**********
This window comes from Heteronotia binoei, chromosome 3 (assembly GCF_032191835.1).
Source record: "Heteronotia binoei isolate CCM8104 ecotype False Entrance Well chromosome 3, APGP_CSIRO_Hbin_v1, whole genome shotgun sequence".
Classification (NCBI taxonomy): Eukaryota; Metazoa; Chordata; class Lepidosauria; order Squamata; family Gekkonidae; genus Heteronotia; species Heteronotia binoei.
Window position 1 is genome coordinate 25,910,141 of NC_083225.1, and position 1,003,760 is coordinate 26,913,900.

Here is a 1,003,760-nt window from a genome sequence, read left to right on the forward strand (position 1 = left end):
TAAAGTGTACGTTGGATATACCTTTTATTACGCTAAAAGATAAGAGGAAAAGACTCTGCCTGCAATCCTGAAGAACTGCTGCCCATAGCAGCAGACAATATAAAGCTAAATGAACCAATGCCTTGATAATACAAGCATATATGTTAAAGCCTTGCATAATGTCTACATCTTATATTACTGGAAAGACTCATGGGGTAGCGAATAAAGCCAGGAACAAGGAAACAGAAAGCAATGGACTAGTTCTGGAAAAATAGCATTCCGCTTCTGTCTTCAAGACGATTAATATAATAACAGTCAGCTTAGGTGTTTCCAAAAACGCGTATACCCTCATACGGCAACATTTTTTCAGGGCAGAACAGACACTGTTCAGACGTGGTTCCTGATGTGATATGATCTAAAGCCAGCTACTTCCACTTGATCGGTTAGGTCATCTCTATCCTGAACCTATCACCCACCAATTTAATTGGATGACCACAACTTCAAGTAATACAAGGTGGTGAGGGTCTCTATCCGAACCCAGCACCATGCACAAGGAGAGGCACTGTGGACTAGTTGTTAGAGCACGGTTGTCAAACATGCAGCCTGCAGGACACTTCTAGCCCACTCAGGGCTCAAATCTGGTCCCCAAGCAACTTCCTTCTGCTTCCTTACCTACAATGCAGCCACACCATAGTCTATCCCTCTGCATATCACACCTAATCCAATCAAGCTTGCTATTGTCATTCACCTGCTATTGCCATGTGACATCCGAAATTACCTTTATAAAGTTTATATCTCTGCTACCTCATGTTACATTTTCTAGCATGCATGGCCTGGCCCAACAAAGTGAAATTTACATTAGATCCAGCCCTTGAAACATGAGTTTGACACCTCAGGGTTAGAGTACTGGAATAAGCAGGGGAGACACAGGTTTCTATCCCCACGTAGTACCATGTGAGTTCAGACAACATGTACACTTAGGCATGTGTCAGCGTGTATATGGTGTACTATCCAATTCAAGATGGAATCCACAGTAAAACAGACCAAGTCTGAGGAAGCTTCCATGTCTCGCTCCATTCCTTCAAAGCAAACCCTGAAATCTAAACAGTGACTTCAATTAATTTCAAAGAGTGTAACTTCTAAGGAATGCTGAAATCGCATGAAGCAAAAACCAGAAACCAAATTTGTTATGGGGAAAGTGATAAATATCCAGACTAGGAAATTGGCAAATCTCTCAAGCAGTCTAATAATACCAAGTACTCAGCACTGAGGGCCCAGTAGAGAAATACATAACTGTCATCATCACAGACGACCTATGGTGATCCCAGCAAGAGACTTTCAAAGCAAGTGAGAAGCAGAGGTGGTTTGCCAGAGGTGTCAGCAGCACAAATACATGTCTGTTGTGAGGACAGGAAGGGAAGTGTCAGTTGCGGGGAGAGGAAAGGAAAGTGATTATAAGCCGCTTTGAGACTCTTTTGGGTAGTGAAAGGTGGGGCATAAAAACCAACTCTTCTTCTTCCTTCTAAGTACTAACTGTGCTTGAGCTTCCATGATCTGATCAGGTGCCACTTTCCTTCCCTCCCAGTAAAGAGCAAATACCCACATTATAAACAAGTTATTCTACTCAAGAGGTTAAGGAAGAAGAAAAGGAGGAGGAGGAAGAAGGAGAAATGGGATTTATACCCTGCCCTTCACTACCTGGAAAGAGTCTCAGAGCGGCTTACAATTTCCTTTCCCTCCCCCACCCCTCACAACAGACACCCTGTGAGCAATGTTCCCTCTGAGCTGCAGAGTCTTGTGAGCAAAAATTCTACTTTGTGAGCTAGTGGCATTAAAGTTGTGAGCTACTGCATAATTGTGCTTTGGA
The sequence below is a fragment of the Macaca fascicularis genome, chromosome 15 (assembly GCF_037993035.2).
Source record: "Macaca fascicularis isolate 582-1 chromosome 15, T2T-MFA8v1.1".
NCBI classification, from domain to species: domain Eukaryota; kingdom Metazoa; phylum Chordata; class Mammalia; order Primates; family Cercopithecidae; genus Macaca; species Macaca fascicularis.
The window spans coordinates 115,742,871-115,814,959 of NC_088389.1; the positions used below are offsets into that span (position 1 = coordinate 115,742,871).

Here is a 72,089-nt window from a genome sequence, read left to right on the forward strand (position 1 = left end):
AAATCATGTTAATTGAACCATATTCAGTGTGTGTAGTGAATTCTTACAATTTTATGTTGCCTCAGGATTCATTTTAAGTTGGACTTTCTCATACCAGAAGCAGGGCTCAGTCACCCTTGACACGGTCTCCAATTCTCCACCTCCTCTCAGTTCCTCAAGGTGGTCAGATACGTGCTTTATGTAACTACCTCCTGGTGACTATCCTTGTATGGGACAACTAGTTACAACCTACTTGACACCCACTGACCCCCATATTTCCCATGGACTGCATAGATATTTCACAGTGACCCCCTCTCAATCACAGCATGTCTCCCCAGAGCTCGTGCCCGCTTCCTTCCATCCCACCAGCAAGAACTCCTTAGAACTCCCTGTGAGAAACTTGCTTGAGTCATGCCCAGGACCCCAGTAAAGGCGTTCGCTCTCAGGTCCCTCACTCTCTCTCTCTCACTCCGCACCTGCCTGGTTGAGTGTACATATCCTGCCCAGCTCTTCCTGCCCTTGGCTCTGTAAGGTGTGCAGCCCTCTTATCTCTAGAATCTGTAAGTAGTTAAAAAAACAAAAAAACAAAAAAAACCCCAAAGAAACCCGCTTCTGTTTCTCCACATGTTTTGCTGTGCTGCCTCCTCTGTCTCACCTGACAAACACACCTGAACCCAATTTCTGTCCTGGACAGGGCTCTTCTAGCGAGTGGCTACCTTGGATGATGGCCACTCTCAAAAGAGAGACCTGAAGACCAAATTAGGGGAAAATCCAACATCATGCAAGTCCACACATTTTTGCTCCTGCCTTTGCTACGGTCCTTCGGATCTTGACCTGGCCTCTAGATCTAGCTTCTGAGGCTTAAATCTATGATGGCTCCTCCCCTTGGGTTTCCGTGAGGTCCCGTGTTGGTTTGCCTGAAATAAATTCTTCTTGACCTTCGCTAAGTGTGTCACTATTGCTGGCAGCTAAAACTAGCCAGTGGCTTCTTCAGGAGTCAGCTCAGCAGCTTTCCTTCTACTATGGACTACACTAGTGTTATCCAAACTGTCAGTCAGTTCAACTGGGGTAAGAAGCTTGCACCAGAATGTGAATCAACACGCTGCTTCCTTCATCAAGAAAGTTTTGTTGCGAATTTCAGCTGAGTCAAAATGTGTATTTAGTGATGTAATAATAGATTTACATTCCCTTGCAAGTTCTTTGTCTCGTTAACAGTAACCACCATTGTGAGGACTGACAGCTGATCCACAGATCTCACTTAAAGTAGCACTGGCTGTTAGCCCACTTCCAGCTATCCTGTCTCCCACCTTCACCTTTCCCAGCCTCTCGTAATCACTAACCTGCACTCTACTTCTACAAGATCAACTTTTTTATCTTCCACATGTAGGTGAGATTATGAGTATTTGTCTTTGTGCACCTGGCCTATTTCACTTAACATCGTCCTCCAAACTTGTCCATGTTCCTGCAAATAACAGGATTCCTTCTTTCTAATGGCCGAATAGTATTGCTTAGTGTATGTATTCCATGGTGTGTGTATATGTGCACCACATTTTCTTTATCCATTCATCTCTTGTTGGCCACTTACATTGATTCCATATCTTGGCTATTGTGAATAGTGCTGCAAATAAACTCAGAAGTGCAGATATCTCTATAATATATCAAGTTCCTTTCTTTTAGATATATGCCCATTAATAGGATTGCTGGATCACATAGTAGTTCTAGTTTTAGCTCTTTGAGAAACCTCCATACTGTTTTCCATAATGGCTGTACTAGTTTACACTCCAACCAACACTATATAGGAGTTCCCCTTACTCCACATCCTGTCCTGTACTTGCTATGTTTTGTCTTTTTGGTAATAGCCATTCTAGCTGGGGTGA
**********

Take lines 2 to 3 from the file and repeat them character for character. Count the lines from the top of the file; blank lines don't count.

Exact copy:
Source record: "Heteronotia binoei isolate CCM8104 ecotype False Entrance Well chromosome 3, APGP_CSIRO_Hbin_v1, whole genome shotgun sequence".
Classification (NCBI taxonomy): Eukaryota; Metazoa; Chordata; class Lepidosauria; order Squamata; family Gekkonidae; genus Heteronotia; species Heteronotia binoei.